HANCEVILLE, ALA. – Rehau Inc., in Cullman and Wallace State recently entered the second year of their apprenticeship program agreement, and Rehau maintenance manager Michael Siewert continues to be impressed with the results.

“It has worked extremely well for us. The Wallace State students are exposed to all different areas of the plant and have a chance to work with all different types of equipment,” Siewert said. “We want these students to be as well-rounded as they can be once they complete the apprenticeship. It’s an exciting program and partnership.”

Wallace State newcomers to the apprenticeship program this fall are Tiffanie Perry, Forrest Sears and Shawn Fallin. Perry and Fallin are both from Cullman and Sears is from Baileyton. Students who started the program in 2013 and still employed at Rehau are Jeremy Bice, Brandon Kee and Michael Townson. Bice and Townson are from Hanceville and Kee is from Vinemont. They are all enrolled in the Automotive Manufacturing Technology program at Wallace State.

Perry, Sears and Fallin were selected for the 2014 apprenticeship among 17 applicants. Each student in the apprenticeship program spends two days a week in the class room at Wallace State, while also fulfilling at least 30 hours of work at Rehau. The students have their classes, books and supplies paid by Rehau during the apprenticeship.

During the apprenticeship, the students are assigned to different manufacturing areas, including injection molding, painting, fabrication and facilities, and rotate to a new department every six months.

“One student may start in molding maintenance for six months and then switch to building maintenance and then to painting. They’ll be exposed to different areas and different equipment at the plant,” Siewert said. “We want the students to see what best fits them.”

Each student in the apprenticeship program is also required to submit a weekly report to Siewert about their progress during the previous week.

“It’s a hand-written report and details all of their accomplishments throughout the week or what they have encountered. They may have replaced a pump on a molding machine or serviced an air conditioner in the building,” Siewert said.

Wallace State’s Dean of Applied Technologies Jimmy Hodges considers it a privilege for the college to have its students involved in the apprenticeship program.

“No. 1, it’s an honor to be in an apprenticeship agreement with such a reputable company as Rehau. No. 2, Rehau has been so good to work with. Michael Siewert gives us updates all the time regarding the progress of our students,” Hodges said. “This agreement is a life-changing opportunity for our students. They are able to work for a great company that has invested in them and their education. Rehau believes in the potential of each student chosen for the program.”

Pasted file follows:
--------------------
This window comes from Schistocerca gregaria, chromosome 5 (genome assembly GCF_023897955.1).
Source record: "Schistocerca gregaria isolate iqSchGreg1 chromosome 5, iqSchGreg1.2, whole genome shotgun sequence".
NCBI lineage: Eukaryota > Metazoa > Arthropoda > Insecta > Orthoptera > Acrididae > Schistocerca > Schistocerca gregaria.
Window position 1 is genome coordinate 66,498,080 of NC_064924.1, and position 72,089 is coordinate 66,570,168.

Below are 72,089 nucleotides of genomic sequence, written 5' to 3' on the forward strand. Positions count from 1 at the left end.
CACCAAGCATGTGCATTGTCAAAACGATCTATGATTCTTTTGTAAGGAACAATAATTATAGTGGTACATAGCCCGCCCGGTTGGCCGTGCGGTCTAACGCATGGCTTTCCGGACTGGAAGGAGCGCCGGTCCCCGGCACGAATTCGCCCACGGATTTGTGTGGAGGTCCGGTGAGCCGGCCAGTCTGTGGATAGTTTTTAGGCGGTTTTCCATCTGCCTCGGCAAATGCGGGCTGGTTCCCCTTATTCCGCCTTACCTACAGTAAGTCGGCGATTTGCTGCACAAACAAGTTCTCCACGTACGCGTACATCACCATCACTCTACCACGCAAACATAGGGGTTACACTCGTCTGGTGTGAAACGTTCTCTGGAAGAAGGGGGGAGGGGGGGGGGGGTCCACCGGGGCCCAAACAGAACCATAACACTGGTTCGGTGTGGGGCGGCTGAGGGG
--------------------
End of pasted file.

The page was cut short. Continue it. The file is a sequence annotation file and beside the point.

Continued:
For the German-based company, an apprenticeship is much more extensive and competitive than an internship. An internship usually only lasts for a semester and there is no schooling outside of the plant. Interns are also only allowed to observe and work in one area.

“Our apprenticeships are the full-education package and something we take a lot of pride in offering,” Siewert said.

The Rehau apprenticeship for Wallace State students usually takes two to three years to complete.

“All of our apprenticeship students are hard workers. That is very, very encouraging. These students may have a full-time job awaiting them upon completion of the program,” Siewert said. “I feel the apprenticeship is a very good fit for us, Wallace State, Cullman, Cullman County and the surrounding areas. It’s set up to produce qualified personnel in highly-skilled areas.”

This apprenticeship partnership is one of the ways Wallace State is ensuring that students develop cultural awareness and global competencies necessary to compete for the jobs of today and tomorrow.

For more information about Wallace State, visit wallacestate.edu.

Wallace State students who began the program in 2013 are, from left, Brandon Kee, Michael Townson and Jeremy Bice.

Wallace State students who began the program in 2013 are, from left, Brandon Kee, Michael Townson and Jeremy Bice.

Wallace State students who recently began the apprenticeship program in 2014 are, from left, Tiffanie Perry, Forrest Sears and Shawn Fallin.

Wallace State students who recently began the apprenticeship program in 2014 are, from left, Tiffanie Perry, Forrest Sears and Shawn Fallin.

 

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Russell Moore

Staff Writer

Wallace State Community College

P.O. Box 2000, Hanceville, AL 35077

1-866-350-9722    256-352-8443 direct

Visit us online at www.wallacestate.edu

 

Kristen Holmes
Communications & Marketing Director

Wallace State Community College

801 Main Street NW | Hanceville, AL 35077
E-mail: kristen.holmes@wallacestate.edu
Office: 256.352.8118 | Cell: 256.339.2519 | Toll Free: 866.350.9722
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